He was also convicted for having a loaded firearm inside a bookbag at Los Angeles International Airport in 2016 then denied entry to Singapore at Changi International Airport the next year for a non-disclosed reason.
Feeling good: He was also seen looking healthy earlier in April at the airport in Sydney where he generously stopped to take photos with fans, ahead of his concert at Luna Park
He was sentenced to 45 days community service and banned from owning or possessing guns during a three-year probation period.
Speaking outside the courtroom, Coolio said: ‘A mistake was made. It was a misunderstanding. I don’t condone the use of firearms, illegal or legal. Thanks to the court and the attorneys for handling this for me. I was very worried. I don’t do crime. I’m not into anything illegal.’
A talented actor, Coolio played in dozens of films and TV shows throughout his career, and had three movies in the works according to his IMDb page: Bobcat Moretti, It Wants Blood 2, and a TV movie Vegas High.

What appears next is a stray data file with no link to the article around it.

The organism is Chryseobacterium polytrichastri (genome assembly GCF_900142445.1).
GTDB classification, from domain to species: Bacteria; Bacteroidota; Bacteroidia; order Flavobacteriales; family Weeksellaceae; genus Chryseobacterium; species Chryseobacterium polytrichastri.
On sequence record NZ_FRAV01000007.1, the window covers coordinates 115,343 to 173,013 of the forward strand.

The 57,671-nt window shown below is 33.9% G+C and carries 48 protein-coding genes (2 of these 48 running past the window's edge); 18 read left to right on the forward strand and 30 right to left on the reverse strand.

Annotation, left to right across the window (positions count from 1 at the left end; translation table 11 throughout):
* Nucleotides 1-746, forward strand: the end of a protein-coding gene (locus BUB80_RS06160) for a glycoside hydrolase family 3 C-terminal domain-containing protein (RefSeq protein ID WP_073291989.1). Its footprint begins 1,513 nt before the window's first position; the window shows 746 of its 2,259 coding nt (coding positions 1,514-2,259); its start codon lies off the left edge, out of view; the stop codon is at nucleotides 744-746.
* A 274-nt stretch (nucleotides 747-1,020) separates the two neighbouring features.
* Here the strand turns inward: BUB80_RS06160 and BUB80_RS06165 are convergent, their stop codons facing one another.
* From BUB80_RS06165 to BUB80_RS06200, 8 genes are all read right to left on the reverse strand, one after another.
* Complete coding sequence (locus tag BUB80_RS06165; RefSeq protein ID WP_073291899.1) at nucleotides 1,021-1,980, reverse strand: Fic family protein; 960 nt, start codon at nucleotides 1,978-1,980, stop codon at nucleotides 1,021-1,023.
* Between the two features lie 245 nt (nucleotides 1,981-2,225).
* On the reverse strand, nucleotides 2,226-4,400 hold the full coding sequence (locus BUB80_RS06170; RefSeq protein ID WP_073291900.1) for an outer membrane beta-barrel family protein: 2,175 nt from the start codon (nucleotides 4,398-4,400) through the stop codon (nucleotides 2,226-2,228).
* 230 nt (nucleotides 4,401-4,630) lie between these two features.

His passion for food saw him become a chef who appeared in web-based cooking instructional shows Coolio’s Rules and Cookin’ with Coolio, as well as a celebrity contestant on the first season of Rachael vs Guy: Celebrity Cook-Off.
Coolio has toured smaller venues throughout the United States over the past few years, playing a number of hits from his back catalogue.
Family: Coolio is survived by his six children and ex-wife, Josefa Salinas; Pictured with Salinas and their kids at the World Premiere of ‘Space Jam’ on November 10, 1996, in Westwood, California
Ex-wife: The two were married in 1996. The former couple split four years later; Pictured with Salinas in 1998 in Los Angeles
As well as for his successful music career, he became well known in the UK for his appearances on Channel 4 reality show Big Brother.
The rapper came third in the sixth series of UK Celebrity Big Brother in 2009, losing out to broadcaster Terry Christian, who was the runner-up, and presenter and model Ulrika Jonsson, who won.